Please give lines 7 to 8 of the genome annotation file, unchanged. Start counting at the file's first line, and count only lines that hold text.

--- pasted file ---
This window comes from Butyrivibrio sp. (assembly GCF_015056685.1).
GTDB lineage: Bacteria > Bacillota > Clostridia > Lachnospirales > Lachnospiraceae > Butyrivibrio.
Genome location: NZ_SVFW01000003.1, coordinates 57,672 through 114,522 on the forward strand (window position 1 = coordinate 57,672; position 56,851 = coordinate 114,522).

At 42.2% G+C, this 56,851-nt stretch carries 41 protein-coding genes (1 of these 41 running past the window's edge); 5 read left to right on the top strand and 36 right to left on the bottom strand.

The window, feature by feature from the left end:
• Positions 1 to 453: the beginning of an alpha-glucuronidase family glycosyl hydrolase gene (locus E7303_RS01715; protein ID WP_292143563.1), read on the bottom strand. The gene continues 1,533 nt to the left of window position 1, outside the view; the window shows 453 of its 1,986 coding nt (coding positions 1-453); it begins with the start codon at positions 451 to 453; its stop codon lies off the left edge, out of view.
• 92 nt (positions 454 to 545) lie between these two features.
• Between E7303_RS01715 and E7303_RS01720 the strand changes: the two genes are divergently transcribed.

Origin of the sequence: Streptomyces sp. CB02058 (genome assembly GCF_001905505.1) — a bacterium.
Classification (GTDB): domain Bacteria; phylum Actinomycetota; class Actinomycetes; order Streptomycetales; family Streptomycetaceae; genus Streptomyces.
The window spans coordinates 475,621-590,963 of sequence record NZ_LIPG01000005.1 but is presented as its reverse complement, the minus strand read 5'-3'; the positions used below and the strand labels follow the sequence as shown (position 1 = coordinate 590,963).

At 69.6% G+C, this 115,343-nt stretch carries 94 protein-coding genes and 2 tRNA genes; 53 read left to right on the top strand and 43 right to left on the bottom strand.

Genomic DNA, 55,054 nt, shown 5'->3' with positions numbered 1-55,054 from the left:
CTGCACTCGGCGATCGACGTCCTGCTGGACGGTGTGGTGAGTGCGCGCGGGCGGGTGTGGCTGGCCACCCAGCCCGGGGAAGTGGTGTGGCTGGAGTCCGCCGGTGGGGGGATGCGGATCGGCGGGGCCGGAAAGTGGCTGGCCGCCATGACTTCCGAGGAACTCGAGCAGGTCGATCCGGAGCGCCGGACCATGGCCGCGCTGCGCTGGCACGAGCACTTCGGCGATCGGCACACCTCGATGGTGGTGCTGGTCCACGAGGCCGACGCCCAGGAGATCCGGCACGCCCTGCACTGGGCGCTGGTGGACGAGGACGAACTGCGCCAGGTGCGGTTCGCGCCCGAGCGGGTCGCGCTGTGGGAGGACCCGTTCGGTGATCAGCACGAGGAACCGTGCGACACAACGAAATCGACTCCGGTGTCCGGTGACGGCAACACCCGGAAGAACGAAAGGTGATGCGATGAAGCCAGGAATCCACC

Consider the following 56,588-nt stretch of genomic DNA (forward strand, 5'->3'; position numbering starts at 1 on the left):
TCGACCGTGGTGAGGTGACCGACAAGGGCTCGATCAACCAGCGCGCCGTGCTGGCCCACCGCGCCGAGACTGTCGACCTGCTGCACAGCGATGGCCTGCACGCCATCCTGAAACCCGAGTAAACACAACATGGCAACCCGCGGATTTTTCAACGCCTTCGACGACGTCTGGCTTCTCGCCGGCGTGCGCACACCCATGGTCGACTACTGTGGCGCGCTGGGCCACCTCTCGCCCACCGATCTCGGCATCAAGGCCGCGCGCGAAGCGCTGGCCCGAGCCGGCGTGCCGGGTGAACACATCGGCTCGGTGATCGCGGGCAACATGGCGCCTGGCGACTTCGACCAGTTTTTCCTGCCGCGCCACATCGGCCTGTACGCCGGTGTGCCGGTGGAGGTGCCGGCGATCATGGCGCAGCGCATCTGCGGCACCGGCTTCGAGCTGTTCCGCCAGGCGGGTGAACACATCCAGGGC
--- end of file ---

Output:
• 92 nt (positions 454 to 545) lie between these two features.
• Between E7303_RS01715 and E7303_RS01720 the strand changes: the two genes are divergently transcribed.